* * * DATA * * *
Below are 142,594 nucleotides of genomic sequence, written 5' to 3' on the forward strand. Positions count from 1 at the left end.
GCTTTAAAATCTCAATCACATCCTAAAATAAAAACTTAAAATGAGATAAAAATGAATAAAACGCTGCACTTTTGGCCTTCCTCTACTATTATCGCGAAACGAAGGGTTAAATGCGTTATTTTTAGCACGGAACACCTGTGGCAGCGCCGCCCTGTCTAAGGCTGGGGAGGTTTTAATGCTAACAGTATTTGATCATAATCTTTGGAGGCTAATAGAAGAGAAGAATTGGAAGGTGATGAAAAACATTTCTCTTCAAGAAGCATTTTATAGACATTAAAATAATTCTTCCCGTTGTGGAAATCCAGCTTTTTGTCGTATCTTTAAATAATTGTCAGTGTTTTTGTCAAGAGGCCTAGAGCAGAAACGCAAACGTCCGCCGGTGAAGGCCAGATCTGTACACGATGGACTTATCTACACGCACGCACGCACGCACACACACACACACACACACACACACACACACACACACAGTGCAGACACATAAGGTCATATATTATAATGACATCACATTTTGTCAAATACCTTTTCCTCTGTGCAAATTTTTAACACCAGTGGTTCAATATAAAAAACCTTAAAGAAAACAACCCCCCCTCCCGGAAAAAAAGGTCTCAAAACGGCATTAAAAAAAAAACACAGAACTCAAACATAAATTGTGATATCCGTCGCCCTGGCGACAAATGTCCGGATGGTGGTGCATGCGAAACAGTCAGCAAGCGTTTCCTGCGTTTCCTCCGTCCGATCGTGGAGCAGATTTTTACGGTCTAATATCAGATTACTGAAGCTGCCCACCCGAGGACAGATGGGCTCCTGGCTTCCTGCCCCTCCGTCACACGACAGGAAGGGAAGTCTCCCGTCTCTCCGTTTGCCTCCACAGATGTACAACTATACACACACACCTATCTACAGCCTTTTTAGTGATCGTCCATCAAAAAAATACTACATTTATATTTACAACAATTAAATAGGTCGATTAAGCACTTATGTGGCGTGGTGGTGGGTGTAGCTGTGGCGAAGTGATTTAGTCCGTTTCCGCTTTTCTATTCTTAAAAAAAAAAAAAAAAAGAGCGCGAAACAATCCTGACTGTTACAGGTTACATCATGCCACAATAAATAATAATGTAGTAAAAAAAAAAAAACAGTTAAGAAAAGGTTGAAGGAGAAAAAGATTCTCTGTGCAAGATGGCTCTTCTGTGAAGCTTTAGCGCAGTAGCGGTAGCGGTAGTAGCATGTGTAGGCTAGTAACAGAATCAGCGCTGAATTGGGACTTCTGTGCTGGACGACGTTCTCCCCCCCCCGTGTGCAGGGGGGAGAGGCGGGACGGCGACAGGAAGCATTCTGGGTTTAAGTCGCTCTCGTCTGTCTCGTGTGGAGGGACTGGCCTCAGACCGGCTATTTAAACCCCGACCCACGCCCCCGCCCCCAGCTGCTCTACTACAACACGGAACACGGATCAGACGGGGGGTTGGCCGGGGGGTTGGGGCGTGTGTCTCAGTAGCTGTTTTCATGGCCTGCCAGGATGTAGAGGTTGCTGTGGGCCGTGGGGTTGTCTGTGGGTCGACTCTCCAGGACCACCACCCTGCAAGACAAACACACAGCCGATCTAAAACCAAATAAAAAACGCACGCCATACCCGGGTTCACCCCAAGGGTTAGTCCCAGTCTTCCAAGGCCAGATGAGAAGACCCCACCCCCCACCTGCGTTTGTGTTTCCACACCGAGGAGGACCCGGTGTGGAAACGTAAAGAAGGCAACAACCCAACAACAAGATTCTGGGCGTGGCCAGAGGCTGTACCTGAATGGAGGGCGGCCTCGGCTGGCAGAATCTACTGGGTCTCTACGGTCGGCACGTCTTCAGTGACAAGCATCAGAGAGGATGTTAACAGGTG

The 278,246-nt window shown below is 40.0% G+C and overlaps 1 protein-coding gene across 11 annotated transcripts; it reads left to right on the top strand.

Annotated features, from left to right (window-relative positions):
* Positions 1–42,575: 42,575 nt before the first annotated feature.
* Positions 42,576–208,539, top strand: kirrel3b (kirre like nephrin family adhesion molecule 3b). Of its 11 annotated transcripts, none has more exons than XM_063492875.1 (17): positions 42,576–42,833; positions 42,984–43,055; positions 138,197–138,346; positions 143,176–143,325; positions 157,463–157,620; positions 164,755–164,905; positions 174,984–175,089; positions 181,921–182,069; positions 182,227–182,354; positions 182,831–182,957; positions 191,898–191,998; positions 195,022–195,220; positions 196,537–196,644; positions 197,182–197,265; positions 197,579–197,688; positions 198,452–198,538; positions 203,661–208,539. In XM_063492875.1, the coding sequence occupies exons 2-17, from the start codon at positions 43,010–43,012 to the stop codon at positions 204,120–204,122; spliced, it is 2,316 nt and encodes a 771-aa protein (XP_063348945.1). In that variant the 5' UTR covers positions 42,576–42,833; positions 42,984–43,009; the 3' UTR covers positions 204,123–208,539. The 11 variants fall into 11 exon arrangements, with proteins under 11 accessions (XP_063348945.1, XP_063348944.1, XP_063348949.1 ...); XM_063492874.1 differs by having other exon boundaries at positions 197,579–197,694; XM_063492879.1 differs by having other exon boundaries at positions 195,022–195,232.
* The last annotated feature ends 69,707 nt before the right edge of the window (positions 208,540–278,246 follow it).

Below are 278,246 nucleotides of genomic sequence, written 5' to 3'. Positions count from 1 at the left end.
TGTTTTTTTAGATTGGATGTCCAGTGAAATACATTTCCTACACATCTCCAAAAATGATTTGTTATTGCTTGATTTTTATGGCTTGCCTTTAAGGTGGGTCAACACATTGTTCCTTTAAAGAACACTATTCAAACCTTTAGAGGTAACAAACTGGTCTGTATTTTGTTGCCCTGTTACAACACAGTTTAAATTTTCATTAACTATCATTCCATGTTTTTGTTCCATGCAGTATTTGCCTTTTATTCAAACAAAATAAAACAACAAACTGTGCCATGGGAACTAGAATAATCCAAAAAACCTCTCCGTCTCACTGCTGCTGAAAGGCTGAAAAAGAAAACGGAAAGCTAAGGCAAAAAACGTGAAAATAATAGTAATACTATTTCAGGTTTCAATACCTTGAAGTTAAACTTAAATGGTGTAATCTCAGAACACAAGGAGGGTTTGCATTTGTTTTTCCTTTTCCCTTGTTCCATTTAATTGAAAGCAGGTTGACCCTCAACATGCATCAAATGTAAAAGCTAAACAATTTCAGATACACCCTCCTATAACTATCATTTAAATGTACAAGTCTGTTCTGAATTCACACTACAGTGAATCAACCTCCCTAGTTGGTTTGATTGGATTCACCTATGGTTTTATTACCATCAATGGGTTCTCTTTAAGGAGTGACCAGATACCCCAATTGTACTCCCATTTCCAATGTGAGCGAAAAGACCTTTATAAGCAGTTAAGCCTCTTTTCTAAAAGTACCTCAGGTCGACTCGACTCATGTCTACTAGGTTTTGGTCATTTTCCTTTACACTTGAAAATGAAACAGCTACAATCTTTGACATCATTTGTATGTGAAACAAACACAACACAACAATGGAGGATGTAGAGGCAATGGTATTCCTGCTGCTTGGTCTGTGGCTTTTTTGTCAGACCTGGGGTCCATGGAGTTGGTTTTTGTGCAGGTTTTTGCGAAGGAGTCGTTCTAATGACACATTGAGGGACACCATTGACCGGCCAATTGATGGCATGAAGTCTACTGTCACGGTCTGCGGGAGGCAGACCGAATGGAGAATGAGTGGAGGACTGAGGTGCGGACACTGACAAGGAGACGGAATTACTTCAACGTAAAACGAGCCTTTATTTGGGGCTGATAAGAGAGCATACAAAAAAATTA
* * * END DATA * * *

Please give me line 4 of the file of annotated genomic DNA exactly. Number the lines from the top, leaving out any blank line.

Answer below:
Annotated features, from left to right (window-relative positions):